On 9/27/12 3:28 PM, MARIA GALEA wrote:
> Wow, what has happened here is really interesting, and it's something
> that's been on my mind for a long time.
I really appreciate the thought and reflection you've put into
understanding SignWriting and SignPuddle.
> In the SLLING list there was a discussion about HamNoSys and SignWriting -
> and sign linguists were criticizing SignPuddle Dictionaries for not being
> traditional 'dictionaries' in the linguistic sense (1 lexeme: 1 entry)-
> and they are right - but this does not mean that SignPuddles are not a
> rich resource in themselves.
I use some words differently that linguists. I am very happy with the
SignPuddle corpus, which is not a linguistic corpus.
> They store written sign language entries not
> just by linguists but by common folk, and this makes all entries in
> SignPuddle an invaluable resource - since for a writing system to be truly
> a writing system it needs to be accepted, and written by a community of
> language users.
Agreed! I hope to encourage people to write, learn from others, and
develop their own unique style.
> If SignPuddle was a linguistic database, it would lose its
> uniqueness. What makes SignPuddle so strong - paradoxically is what
> linguists criticize as weak - the way data is entered into Puddle in such
> a non-academic way : i see this a major strength :)
The way the data is entered creates many possibilities. In the future,
I would like to normalize the data by removing meaningless spelling
differences. This process would have to be semi automated with human
I agree that alternate spellings should be kept. Spelling mistakes are
interesting but should be marked as containing an error.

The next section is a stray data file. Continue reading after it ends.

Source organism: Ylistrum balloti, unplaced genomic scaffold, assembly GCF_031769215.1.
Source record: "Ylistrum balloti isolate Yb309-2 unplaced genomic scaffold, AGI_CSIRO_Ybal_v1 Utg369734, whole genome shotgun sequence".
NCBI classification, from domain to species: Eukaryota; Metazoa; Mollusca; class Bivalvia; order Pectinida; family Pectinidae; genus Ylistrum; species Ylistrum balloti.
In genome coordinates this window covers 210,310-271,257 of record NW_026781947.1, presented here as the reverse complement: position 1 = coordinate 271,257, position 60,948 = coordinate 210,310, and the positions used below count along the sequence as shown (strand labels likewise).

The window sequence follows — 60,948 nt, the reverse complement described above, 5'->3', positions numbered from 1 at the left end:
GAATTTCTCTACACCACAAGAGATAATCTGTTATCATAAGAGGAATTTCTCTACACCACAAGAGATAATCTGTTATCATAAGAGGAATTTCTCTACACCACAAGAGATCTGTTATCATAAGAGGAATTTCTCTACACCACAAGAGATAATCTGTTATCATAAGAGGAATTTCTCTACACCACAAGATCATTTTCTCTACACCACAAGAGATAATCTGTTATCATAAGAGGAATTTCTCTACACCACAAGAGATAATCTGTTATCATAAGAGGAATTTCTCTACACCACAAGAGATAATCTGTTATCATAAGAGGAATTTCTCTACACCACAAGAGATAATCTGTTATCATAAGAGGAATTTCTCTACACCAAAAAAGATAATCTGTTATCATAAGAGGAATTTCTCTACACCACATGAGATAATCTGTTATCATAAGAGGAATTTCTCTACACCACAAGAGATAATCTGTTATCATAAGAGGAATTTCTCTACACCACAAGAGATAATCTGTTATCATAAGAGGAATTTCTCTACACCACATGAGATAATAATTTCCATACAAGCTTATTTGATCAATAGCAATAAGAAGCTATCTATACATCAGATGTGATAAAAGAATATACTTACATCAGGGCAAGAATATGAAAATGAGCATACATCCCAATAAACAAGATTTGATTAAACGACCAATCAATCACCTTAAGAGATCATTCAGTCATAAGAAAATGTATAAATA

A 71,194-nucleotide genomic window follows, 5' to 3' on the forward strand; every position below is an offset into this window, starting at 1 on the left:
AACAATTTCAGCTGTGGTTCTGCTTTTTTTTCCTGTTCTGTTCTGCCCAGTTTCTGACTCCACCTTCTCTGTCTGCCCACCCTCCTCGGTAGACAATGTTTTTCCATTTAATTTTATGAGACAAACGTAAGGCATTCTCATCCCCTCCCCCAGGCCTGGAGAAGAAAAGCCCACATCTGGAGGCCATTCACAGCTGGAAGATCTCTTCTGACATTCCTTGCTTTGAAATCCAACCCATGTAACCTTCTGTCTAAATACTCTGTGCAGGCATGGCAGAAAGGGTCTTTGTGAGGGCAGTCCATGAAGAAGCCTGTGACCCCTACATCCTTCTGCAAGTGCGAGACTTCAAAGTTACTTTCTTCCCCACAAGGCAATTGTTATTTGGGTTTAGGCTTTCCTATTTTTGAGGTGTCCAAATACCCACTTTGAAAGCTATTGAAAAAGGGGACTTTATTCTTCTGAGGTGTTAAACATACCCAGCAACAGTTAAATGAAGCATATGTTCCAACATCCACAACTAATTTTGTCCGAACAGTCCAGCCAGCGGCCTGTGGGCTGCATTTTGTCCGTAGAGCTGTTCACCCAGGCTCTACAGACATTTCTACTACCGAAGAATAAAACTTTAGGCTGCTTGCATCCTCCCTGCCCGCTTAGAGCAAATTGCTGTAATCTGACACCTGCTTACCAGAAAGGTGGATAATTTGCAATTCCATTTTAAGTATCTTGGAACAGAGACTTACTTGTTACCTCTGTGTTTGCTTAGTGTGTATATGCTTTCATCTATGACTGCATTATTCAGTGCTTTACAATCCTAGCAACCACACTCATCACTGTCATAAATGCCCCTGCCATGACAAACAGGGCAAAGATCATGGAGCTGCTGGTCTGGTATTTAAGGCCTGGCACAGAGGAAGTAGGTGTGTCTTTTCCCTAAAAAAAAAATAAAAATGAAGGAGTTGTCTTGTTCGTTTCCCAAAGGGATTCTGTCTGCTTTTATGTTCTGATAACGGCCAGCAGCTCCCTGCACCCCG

> I see the public SignPuddles as editing tools for anyone using SignWriting
> who wishes to write and store SignWritten entries in a particular
> However my question now: are the public SignPuddles truly public? To have
> an editor in a public SignPuddle 'respelling' and deleting entries to me
> indicates that they are not very public.
This is one of the great reasons to integrate with MediaWiki. These
types of issues can be discussed directly where they are happening.
SignPuddle only has a limited rights hierarchy. We have backups and
recovery, but we do not keep extensive logs.
> It might be a good time to
> re-think what the aims and purposes of Public SignPuddles are. I can
> understand that an editor would have to remove 'mistakes' etc..but the
> mistakes are his/her interpretation of mistakes - at this early stage the
> development of a writing system..mistakes may very well NOT be mistakes,
> just different ways of writing the same thing..sometimes very different
> ways but still the variance of writing would provide data which is
> valuable for anyone studying the evolution of a writing system such as
This ultimately becomes a bureaucracy problem. I do not believe this
type of problem is widespread in the puddles. Again, MediaWiki has the
needed features built in. A sign language Wiktionary can handle this
nicely. Most of SignPuddle Online should be open and inviting. A few
of the puddles are private.
> Maybe what could be done is that the public SignPuddles remain or become
> truly public, so that all entries are allowed to stay there..BUT then of
> course I understand that the actual editors (with their different reasons
> and targets for using SignWriting) cannot use these the Public SignPuddles
> as they are, but they would take whatever they wish from the public
> SignPuddles to their semi-private puddle (that can be viewed but not
The public puddles should always be open and available under an open
license. Private puddles can be initialized using any of the open puddles.
> this is another clear indicatin that signwriting is becoming widespread.
Yes indeed. Faster and faster.
I've recently had some success integrating SignWriting with CSS.
SignWriting Rich Text that behaves like text is not far away.